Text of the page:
Politico today rounds up some of the vigilante poll-watching efforts that “white nationalist, alt-right and militia movement groups” are planning for Tuesday, mostly in African-American areas, fueled by Donald Trump’s claims that the election will be “rigged” against him:
Neo-Nazi leader Andrew Anglin plans to muster thousands of poll watchers across all 50 states. His partners at the alt-right website “the Right Stuff” are touting plans to set up hidden cameras at polling places in Philadelphia and hand out liquor and marijuana in the city’s “ghetto” on Election Day to induce residents to stay home. The National Socialist Movement, various factions of the Ku Klux Klan and the white nationalist American Freedom Party all are deploying members to watch polls, either “informally” or, they say, through the Trump campaign.
The Oath Keepers, a group of former law enforcement and military members that often shows up in public heavily armed, is advising members to go undercover and conduct “intelligence-gathering” at polling places, and Donald Trump ally Roger Stone is organizing his own exit polling, aiming to monitor thousands of precincts across the country.
Energized by Trump’s candidacy and alarmed by his warnings of a “rigged election,” white nationalist, alt-right and militia movement groups are planning to come out in full force on Tuesday, creating the potential for conflict at the close of an already turbulent campaign season.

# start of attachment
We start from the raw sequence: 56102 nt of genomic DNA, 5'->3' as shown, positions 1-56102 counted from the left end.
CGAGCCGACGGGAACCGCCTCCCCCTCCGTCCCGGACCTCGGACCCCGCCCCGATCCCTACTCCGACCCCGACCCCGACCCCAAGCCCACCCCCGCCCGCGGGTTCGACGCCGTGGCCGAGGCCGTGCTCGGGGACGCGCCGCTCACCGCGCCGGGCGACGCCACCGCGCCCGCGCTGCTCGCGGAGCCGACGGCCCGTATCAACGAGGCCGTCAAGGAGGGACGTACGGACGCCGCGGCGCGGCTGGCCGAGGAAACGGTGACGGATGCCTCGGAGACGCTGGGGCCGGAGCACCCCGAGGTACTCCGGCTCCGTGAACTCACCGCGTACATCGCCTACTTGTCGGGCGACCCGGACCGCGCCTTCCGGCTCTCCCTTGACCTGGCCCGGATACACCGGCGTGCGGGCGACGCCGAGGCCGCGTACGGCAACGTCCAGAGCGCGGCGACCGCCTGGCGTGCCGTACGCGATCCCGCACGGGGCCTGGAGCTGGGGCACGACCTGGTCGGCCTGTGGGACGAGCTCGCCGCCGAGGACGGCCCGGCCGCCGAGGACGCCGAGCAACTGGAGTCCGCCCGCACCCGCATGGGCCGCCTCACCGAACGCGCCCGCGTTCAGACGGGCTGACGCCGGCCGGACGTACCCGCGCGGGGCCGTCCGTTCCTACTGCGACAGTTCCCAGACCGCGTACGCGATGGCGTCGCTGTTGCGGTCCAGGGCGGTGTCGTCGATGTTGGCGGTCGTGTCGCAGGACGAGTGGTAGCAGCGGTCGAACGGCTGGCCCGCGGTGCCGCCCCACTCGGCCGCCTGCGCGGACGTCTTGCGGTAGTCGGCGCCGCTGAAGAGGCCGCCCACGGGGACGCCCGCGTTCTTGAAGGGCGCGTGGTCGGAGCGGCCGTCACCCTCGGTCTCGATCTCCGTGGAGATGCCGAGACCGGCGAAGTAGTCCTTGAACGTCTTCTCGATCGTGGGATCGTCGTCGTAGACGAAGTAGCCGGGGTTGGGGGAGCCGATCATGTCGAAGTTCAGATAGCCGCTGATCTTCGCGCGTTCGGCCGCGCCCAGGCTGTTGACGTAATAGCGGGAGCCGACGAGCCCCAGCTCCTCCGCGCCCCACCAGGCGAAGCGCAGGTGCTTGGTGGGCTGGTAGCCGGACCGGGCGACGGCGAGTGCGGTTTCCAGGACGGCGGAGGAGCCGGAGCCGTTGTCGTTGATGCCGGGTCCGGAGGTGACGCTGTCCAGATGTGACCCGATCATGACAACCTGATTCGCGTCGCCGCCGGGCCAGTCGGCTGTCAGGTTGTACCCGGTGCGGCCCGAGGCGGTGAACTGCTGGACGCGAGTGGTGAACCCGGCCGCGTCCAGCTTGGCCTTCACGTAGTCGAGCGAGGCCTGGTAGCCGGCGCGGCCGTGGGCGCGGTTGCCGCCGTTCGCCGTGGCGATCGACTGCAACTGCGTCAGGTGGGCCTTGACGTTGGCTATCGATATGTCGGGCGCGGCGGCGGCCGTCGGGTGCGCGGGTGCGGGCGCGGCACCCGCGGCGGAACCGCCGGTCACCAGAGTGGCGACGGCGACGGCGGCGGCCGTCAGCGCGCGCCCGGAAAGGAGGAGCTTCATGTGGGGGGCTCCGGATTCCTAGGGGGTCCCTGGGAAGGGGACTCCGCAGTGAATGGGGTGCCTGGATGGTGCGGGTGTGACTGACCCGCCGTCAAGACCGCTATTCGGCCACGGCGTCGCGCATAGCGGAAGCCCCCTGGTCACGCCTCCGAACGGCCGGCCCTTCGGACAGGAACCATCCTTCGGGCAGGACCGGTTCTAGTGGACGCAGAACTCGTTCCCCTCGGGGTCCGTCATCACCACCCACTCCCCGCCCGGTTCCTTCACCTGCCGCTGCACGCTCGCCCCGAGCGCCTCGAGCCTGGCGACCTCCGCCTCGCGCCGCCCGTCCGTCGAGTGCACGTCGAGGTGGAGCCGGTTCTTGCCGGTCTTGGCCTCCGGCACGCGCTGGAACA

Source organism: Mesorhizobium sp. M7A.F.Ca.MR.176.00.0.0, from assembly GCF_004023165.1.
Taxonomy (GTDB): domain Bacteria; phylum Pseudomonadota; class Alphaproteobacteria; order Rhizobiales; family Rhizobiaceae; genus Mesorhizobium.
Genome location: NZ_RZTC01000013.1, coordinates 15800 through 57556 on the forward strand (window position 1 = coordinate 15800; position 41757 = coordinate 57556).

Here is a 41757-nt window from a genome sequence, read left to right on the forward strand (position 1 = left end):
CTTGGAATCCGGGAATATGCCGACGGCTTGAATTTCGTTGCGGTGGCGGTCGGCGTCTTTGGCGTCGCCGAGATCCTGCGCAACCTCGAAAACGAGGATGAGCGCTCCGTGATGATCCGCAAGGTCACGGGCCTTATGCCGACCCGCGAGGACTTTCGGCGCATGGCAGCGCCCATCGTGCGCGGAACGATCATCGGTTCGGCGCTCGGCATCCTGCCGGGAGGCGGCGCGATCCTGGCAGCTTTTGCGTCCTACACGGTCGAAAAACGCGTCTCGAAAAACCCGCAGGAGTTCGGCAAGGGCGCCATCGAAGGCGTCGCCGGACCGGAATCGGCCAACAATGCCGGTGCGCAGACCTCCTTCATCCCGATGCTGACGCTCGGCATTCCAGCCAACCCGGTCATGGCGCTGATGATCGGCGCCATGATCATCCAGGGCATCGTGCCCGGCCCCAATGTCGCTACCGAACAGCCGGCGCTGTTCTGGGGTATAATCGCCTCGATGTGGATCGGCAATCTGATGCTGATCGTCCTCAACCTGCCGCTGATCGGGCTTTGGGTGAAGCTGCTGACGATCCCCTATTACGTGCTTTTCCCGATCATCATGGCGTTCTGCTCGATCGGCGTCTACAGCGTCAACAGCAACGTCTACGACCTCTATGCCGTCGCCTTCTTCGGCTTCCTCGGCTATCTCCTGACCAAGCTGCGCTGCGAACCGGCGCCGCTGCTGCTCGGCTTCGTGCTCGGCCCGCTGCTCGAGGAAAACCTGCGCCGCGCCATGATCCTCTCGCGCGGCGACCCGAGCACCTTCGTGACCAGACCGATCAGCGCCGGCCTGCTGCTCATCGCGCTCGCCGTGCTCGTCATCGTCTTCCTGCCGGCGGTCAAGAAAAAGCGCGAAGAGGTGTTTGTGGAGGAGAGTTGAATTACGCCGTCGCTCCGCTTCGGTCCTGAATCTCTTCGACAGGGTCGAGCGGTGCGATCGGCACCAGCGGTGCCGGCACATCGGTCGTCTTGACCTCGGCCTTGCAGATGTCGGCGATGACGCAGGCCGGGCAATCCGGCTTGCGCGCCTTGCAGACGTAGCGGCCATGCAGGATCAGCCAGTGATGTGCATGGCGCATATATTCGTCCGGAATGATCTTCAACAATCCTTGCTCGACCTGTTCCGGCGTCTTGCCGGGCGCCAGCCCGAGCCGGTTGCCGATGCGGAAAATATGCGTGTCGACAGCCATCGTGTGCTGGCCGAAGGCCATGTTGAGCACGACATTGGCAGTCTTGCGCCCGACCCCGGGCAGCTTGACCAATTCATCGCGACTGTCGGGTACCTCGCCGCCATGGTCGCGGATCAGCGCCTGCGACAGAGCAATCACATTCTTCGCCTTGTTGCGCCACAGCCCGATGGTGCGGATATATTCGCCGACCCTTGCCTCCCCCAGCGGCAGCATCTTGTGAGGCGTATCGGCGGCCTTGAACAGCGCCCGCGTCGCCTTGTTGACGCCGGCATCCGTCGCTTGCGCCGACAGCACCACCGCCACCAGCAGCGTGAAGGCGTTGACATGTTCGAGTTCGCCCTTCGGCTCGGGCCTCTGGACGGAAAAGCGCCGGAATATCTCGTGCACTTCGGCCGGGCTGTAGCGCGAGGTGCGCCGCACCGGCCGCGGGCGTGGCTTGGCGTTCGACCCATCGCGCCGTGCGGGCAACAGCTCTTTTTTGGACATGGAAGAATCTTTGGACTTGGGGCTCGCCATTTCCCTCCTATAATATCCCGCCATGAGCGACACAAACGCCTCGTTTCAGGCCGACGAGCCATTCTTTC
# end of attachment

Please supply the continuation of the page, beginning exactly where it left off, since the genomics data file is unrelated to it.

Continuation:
“The possibility of violence on or around Election Day is very real,” said Mark Potok of the Southern Poverty Law Center. “Donald Trump has been telling his supporters for weeks and weeks and weeks now that they are about to have the election stolen from them by evil forces on behalf of the elites.”
And Louisiana Senate candidate David Duke — a former KKK grand wizard who supports Trump but was disavowed by the New York businessman in February after some hesitation in a CNN interview — said his supporters plan to monitor polls with an eye toward “some of the more inner-city areas” that he said exhibited suspicious voting patterns in the state’s 1991 governor’s race.
This didn’t come out of nowhere. The Republican Party has for years been attempting to justify voters suppression schemes by claiming that mass voter fraud is swinging elections for Democrats; the subtext of this is often that this voter fraud is happening at the hands of people of color and immigrants. Trump just made it explicit when he urged his supporters to go out and become poll watchers in “other communities” that might try to rig the election against him. It’s no wonder that this message appeals to racist groups and to the conspiratorial mindset behind the right-wing militia movement.
The Texas-based Tea Party group True the Vote already has an independent poll-watching operation set up that has in past years been accused of intimidating voters. True the Vote promotes a steady stream of conspiracy theories about widespread election fraud, recently warning that a “flood of illegal voters” could swing the 2016 election and has told its members to look out for polling places staying open late as evidence of “fraud.”